I once made the faux-pas to surprise my lovely wife with a state-of-the-art crockpot for Valentine’s Day.
(That was last week.)
I don’t anticipate it will be forgotten unless I make amends and it appears that even the shiny red bounty she found under the Festivus pole a few weeks back will not be good enough for grandfathered apologies.
I am a Frenchman, but I am not immune to this sort of absolute blunder. We needed a new crock-pot; the one we had was a vestige of my college years, 20 plus years ago.
When I said absolute blunder, I carefully measure my words because Valentine’s Day, the 14th of February, is first and foremost our wedding anniversary.
Yes, you read correctly. Wedding anniversary. (Please feel free to scream your outrage at the screen at the non-alternative fact that I went for crockery on our wedding anniversary.)
Because I am either intelligent or scared, I will make sure to buy something more aligned with the occasion and probably pretend the crockpot was a diversion. Not a huge mistake, but a clever strategy.
I am known for my gift giving ‘strategeries’ which traditionally light up Jane’s lips with a glittery spark.
Jane loves clothes and shoes and jewelry, why didn’t I stick to this short and simple list? We needed a crockpot darn it!
I am usually, an expert gift giver. This past Festivus I got a great deal on a used pair of Christian Louboutin low boots with the trademarked red lipstick gloss soles. These remarkably well-crafted boots, which I took a moment to admire before I stashed them high enough away from her 5’2” ish reach, were in my closet in early November.
The subsequent two months, Jane mentioned Louboutin shuffling through glamorous magazines. She would momentarily drop one of her fat books on neurobiology or virology or epidemiology to relax her brain, open a magazine, say the magic word and I would make a fool of myself mansplaining:
“You mean to say, Louis Vuitton. It is pronounced Louis Vuitton.”
She would correct me with the patience of a mom talking to a toddler. Then she decided to educate me with photos and detailed comments on the aesthetic differences between the two designers. Yes, I know, I still feel clever about it.
The day after Jane painstakingly illustrated the “striking, very striking” differences between Louis’ conservative-traditional style of purses and Christian’s sexy-sensuous line of shoes, I ordered a Louboutin lipstick.
(It was incredibly expensive as you could have guessed, 0.134 Oz for $90.00 which amounts to $10,755.00 per pound. Holy Christian, you are a pricey French A**hole!)
My strategy was to give her the ‘small’ gift ahead of Festivus, a few days after our talk, and half complain about the price of, I quote;
She smiled beautifully when it was in her hand, and then frowned:
“How much did you pay?”
“I can’t tell you. Now, it does double as a pendant. I mean the tube.”
“I see that, but it had to be…”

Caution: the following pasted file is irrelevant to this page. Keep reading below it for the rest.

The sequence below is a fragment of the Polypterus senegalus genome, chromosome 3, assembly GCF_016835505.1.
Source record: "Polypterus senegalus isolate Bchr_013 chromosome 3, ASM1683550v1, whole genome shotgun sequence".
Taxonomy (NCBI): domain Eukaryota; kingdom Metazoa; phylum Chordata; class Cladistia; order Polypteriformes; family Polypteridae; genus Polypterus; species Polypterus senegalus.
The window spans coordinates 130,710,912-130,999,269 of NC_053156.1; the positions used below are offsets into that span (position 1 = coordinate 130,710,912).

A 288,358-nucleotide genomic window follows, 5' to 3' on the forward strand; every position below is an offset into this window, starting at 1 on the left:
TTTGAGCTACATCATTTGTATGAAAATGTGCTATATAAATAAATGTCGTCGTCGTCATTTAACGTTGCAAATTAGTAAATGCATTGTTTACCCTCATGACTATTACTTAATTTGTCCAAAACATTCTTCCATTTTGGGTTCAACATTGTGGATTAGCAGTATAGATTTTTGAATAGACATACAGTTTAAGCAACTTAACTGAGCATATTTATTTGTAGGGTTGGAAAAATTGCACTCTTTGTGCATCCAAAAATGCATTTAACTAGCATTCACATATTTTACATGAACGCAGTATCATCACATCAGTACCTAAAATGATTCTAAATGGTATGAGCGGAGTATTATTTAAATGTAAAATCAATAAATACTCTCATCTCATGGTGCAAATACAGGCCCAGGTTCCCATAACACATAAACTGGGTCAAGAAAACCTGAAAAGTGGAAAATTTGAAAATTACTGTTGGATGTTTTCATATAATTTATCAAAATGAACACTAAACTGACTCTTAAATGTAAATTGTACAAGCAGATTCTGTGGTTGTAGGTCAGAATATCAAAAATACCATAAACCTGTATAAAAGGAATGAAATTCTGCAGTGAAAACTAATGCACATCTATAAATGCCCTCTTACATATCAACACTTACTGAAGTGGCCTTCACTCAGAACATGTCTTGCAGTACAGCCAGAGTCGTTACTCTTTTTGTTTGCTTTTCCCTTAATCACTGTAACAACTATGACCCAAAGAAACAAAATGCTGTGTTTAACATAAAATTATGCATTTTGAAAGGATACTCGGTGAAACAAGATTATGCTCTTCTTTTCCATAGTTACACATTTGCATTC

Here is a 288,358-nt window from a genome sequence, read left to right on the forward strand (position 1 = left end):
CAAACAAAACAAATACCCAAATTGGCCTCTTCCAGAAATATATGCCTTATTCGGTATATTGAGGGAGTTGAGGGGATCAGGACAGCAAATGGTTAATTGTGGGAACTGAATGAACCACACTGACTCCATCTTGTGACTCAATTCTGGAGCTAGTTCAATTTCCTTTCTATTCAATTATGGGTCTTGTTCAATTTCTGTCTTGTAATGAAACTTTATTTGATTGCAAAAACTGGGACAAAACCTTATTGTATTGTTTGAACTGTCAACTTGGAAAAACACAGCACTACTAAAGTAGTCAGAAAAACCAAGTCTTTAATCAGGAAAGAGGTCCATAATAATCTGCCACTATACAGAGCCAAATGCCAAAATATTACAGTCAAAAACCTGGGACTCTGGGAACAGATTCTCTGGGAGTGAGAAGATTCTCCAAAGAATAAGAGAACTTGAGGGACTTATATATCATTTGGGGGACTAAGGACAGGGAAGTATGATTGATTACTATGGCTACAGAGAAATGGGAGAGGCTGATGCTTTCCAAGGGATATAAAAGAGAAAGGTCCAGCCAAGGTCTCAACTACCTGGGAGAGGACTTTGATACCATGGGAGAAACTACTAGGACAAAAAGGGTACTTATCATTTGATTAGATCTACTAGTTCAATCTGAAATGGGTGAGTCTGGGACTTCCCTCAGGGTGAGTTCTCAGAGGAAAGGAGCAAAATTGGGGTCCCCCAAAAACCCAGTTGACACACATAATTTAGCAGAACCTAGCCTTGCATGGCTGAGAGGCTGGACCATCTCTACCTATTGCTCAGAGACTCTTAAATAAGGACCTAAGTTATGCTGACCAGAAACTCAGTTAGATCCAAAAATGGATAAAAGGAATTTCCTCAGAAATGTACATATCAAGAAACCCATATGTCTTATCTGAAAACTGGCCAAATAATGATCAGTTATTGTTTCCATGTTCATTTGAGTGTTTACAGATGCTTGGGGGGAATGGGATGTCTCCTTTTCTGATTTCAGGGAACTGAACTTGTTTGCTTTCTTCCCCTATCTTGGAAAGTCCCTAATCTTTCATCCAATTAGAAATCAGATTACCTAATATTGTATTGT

“Have I ever paid something at full price?”
She knows I am a bargain shopper.
(She knows to the point of embarrassment because online as well as in-person I will ask for a discounted price.)
“Please, try it on. I want to make sure the color is right.”
So, Jane brightened her lips with a scintillating pinot noir red which did look great with the frown that did not seem to vanish as easily as I hoped.
“I was looking for that color, it is perfect, but tell me…”
“Never, it’s a gift!”
See, I am a skilled gift giver. The crockpot faux-pas was the exception, not the rule. (I am also a talented bargain finder, I got the lipstick at an embarrassingly great price.)
Playing naive about gift-giving is a ‘strategery’ that paid off. The morning I handed her the intended present I told her with the confidence of a proud Frenchman that she would scream of joy upon seeing it. She would feel the surprise resonate in her entire body. Naturally, I stopped at “you will scream” because I could not wait to see her reaction.
A moment of explosive happiness. She would smile of joy.
When the boots were half unwrapped, she noticed the famous red soles. And she did scream, and smiled, and kissed and hugged yours truly.
She put them on. “They fit perfectly. They look great!”
I got more kisses and more hugs, and she had to explain to Gabe, our 16 years old, that she’d wanted some Louboutins for a long time and I had pretended I did not know who he was. I was granted another kiss.
Gabe smiled at his mom. Her, joyfulness is contagious. (He gave me the thumbs up knowing full well that one of his gifts would be of the same surprise caliber. He received concert tickets to his favorite band, he was thrilled about it, texting his girlfriend immediately.)
See, the crockery faux-pas was an anomaly. I enjoy the ritual of gift-giving. I always have.
A form of approval? Maybe.
A desire to keep Love flowing freely and continuously? Yes.
A chance to bring happiness to this world, starting with Jane and Gabe. Without a doubt!
Now, I still urgently need to correct my huge crockery mistake. I need to grab myself by the p…pants and run to that Ivanka-less store (Nordstrom) and track down some French wonder to make Jane smile again.
I want to see her smile; it is the greatest Valentine’s Day gift for my romantic self.
Love flowing freely. It is everything I long for our wedding anniversary and the rest of the year.
All crockery aside, literary and figuratively, I will get what I want, because I want to resume my practice of great gift-giving. Of course, Jane will get what she would rather have (but it ain’t gonna be a pound of Louboutin lipstick).
I am in love with your Louboutin smile and your price check frown Jane. Happy anniversary!
I hope you smiled, dear readers. May, Louboutin, or another fancy French designer bring you joy!
Happy Valentine’s Day!